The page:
Days before the United States women's national team traveled to Canada for the 2015 Women's World Cup, head coach Jill Ellis was so taken aback by the amount of press at the team's media day in New York City that she later called it a "circus." But not so long ago, the same sort of attention was unthinkable.
During the first-ever Women's World Cup in 1991, just two American reporters made it to China. Five years later, women's soccer were a new addition at the Summer Olympics that were held in Atlanta. "NBC did such a poor job," says Tony DiCicco, a U.S. assistant coach at the 1991 Women's World Cup and head coach of the national team from 1994 to 1999. "None of the soccer was televised. They said they were going to televise the final and didn't.
"To my team, NBC stood for No Bloody Coverage."
And when the media finally did deign to notice the sport? Boosterish rah-rah, patronizing feel-good and straight-up sexist leering reigned. Maybe it was simply a different era. Perhaps it was a foolhardy attempt to appeal to men. Whatever the reason, the players were "girls," puffery took the place of tactical analysis and clickbait-y galleries of the hottest Women's World Cup players were the norm. Who can forget David Letterman—this guy!—repeatedly referring to members of the 1999 world champion U.S. national team as "soccer mamas" and "babe city?"
Thankfully, coverage of the women's game has turned a corner—both in quantity and quality. Yes, a sad throwback photo gallery on the Men's Fitness website has collected almost 15,000 social media shares. And yes, the New York Post gleefully reprinted a nude picture of American player Ali Krieger from ESPN The Magazine's upcoming "Body Issue" on its front page last week. However, that sort of attention has become increasingly rare, and feels increasingly archaic. In its place, the main story at the current Women's World Cup has been ... soccer.
What a concept.
What are we talking about when we now talk about Team USA? We're debating whether legendary 35-year-old striker Abby Wambach should still be in the squad's lineup, a conundrum that has produced a rash of think pieces and allowed FOX Sports to fill many hours of airtime. We're arguing over Ellis' formation and play choices: are they appropriate, iffy or downright outdated in a rapidly-evolving women's game?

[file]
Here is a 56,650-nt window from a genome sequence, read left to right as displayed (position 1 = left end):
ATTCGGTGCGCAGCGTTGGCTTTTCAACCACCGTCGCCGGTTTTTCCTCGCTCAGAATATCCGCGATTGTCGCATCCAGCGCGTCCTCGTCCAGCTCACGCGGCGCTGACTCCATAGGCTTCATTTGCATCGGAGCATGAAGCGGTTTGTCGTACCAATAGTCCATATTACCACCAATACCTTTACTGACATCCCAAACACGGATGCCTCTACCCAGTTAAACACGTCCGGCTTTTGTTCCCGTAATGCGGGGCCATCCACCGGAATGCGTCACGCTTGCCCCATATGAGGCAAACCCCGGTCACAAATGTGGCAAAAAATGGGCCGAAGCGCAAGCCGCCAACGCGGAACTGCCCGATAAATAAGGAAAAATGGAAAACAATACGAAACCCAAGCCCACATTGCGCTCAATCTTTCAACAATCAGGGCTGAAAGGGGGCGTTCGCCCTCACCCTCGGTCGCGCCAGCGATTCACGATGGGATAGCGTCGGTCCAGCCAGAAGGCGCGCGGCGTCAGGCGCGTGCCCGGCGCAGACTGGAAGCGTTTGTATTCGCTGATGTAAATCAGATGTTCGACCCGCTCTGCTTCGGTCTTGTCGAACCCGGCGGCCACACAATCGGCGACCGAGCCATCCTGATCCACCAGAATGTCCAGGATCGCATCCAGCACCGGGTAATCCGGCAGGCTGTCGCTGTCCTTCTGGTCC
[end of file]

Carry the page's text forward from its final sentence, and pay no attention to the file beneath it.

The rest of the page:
In short, we're talking about the same stuff we talk about during the men's World Cup. Winning and losing. How to achieve the former. Whom to blame for the latter. (If you're a sports fan or just someone who enjoys talk radio and/or posting comments online, that part is especially important). And all of that is progress. A real step forward.
It's one thing for tactical nuts and bolts to keep all manner of writers busy. After all, that's a soccer writer's job. But it's quite another for the same X's and O's to dominate fan chatter—for the rest of us to second-guess Ellis, thinking we have a better understanding of how to press Germany, of how to get the most out of Lauren Holiday's attacking talents, of how to get Carli Lloyd further up the field, and how to properly utilize Tobin Heath and Heather O'Reilly on the flanks.
Ten years ago—maybe even five years ago—none of this would have come up. Just ask Julie Foudy, an ESPN analyst and member of the national team from 1987 to 2004.
"I was just having a conversation with Abby [Wambach] a couple of days ago, actually, and she was saying, 'I think it's great. It shows that people care and that people pay attention. They're covering us like athletes,'" Foudy says. "And I couldn't agree more. We begged for it back in the day."
The German philosopher Aurthur Schopenhauer once noted that every great scientific truth passes through three stages: ridicule, violent opposition and ultimate acceptance as self-evident. The discourse around women's soccer has undergone a similar metamorphosis—at first it was nonexistent; then it was pandering; finally, it's utterly normal. Stick-to-sports, This is SportsCenter normal, even.
Indeed, the surest measure of how far women's soccer conversation has come isn't the absence of bikini galleries; it's how a handful of juicy off-field stories haven't distracted from the games themselves. Consider ESPN's pre-tournament revelation that U.S. goalkeeper Hope Solo was much more aggressor than victim in her domestic abuse case from a year ago. Or take the lingering resentment about this being the first World Cup played—by either men or women—on artificial turf, which comes after a sex discrimination lawsuit by a band of leading women's players went nowhere, and after FIFA rejected one company's offer to convert the turf to grass for free.
In previous years, stories like these would have sucked up much—if not all—of the available media oxygen. Not now. Today, they feel like side stories. Interesting, but not essential. The game has become the thing.
"It's more like hardcore sports fans talking formations and personnel and tactics," says DiCicco, a Women's World Cup TV analyst for FOX Sports. "And it shows a growth in the game. It's a great testament to women and their brand of soccer."
Foudy concurs. Until recently, she would be asked to simplify her commentary and analysis, the better to play to a casual audience. "And now," she says, "I'm on SportsCenter giving a debate of whether we should be playing a three-front or a two-front. You can drill down in a way we've never done before."
This sort of coverage—and the audience appetite for real soccer scrutiny that fuels it—is the clearest sign that things have changed, and for the better. The American women may be surrounded by what Ellis calls a "circus," but they're no longer treated like one. "As an athlete, and especially as a female athlete, one of the things you want most is you want people to respect for being an athlete," says Foudy. "And with that comes the good and the bad—the criticism and dissecting. I think it's all a very positive step we've seen in this World Cup."